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for Injection USP
For Intravenous, Intrathecal, or Subcutaneous Use Only
Only physicians experienced in cancer chemotherapy should use Cytarabine for Injection USP.
For induction therapy, patients should be treated in a facility with laboratory and supportive resources sufficient to monitor drug tolerance and protect and maintain a patient compromised by drug toxicity. The main toxic effect of cytarabine is bone marrow suppression with leukopenia, thrombocytopenia, and anemia. Less serious toxicity includes nausea, vomiting, diarrhea and abdominal pain, oral ulceration, and hepatic dysfunction.
The physician must judge possible benefit to the patient against known toxic effects of this drug in considering the advisability of therapy with cytarabine. Before making this judgement or beginning treatment, the physician should be familiar with the following text.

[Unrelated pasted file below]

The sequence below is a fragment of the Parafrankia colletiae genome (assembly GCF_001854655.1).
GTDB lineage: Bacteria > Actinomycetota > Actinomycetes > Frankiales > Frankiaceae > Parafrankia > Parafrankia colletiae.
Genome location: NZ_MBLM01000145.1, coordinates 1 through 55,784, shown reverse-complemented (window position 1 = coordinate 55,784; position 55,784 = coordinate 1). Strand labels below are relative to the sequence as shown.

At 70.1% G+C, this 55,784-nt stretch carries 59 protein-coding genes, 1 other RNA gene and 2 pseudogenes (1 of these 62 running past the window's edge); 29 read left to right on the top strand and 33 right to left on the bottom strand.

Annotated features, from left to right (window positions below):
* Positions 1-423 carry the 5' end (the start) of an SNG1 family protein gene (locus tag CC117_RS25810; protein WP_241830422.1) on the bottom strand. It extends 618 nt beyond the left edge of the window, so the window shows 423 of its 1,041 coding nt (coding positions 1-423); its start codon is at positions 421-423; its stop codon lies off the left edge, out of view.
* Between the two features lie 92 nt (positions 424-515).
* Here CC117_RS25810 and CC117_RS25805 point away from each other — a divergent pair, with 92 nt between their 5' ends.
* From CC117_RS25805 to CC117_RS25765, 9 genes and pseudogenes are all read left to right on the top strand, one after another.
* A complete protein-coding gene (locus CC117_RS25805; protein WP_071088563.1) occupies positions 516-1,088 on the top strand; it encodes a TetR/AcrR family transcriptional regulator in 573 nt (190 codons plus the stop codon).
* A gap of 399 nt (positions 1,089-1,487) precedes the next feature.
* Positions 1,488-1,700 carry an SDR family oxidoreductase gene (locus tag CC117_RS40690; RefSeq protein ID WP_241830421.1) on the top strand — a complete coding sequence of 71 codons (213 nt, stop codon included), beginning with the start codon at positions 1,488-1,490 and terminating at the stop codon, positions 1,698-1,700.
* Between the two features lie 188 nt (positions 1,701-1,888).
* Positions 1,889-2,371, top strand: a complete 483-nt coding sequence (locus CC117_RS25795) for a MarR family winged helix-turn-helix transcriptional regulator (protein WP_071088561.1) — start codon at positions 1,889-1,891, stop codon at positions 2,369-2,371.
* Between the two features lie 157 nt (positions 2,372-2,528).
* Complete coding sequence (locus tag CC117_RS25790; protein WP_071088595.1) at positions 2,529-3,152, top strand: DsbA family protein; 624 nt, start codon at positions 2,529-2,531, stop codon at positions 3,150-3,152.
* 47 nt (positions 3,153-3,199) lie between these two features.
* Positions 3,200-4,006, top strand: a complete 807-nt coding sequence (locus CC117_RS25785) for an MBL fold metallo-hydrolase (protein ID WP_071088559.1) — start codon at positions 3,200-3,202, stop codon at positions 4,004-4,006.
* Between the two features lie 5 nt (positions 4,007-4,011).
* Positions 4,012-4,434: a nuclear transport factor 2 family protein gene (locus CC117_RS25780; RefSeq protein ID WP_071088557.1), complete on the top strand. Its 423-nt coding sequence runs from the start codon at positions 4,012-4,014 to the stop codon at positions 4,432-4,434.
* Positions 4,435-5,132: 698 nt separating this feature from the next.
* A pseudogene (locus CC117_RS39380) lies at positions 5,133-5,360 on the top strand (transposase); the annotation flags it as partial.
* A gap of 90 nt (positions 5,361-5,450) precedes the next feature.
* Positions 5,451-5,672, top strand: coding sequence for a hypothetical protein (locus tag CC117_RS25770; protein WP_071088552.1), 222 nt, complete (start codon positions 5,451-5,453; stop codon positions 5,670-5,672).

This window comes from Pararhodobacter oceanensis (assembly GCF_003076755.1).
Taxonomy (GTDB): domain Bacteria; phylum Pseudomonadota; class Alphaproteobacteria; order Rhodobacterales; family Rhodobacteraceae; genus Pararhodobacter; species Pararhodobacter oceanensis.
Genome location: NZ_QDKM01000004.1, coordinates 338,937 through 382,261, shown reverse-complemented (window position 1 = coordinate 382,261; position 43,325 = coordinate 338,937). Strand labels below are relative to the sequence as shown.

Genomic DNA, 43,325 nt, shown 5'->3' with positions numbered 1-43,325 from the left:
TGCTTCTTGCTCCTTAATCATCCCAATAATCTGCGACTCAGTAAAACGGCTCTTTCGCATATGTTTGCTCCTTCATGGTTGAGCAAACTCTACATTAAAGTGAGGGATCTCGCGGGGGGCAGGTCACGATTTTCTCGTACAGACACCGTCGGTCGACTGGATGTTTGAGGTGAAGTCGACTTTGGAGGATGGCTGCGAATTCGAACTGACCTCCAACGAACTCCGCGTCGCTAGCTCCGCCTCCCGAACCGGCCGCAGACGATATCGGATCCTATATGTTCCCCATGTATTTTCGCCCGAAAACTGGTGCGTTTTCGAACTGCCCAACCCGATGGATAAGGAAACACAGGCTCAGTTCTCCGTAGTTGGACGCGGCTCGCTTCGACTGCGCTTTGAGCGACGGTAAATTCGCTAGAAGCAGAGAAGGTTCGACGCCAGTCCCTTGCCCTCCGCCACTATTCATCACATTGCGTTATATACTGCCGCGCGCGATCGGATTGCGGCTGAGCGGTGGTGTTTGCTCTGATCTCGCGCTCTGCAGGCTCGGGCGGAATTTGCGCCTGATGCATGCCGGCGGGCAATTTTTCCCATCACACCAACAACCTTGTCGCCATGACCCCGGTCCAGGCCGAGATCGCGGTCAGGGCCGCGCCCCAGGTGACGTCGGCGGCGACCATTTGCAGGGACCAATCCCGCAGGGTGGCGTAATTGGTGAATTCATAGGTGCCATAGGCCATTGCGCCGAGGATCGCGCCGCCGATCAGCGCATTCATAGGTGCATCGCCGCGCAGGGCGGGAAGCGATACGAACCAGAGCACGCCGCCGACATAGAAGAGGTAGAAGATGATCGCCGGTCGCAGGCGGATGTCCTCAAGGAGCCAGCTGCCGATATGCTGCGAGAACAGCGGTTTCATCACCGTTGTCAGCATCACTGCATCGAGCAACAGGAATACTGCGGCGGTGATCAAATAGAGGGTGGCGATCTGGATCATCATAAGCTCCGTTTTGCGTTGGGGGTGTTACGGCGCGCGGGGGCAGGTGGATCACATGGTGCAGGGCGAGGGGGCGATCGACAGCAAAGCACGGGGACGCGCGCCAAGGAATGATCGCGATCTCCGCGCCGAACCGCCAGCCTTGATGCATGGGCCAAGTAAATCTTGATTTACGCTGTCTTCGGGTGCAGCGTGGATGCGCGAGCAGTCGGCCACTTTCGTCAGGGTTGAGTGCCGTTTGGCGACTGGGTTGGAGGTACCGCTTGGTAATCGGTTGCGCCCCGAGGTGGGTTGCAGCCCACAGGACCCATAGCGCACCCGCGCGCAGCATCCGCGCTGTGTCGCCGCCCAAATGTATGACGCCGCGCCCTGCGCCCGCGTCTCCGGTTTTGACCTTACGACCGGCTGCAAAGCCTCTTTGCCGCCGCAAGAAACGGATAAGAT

Cytarabine for Injection USP, commonly known as ara-C, an antineoplastic for intravenous, intrathecal, or subcutaneous administration, contains sterile lyophilized cytarabine (1-β-D-Arabinofuranosylcytosine). Cytarabine is an odorless, white to off-white, crystalline powder which is freely soluble in water and slightly soluble in alcohol and in chloroform. Cytarabine is a synthetic nucleoside which differs from the normal nucleosides cytidine and deoxycytidine in that the sugar moiety is arabinose rather than ribose or deoxyribose. Its structural formula is:
Cytarabine for Injection USP is available in vials containing 100 mg, 500 mg, 1 g, and 2 g cytarabine. When necessary, the pH of Cytarabine for Injection USP was adjusted with hydrochloric acid and/or sodium hydroxide. Reconstitute with Bacteriostatic Water for Injection USP with benzyl alchohol for intravenous and subcutaneous use only. Do not use this diluent intrathecally. See "WARNINGS" Section.
Last reviewed on RxList: 11/3/2008
This monograph has been modified to include the generic and brand name in many instances.
Additional Cytarabine Information
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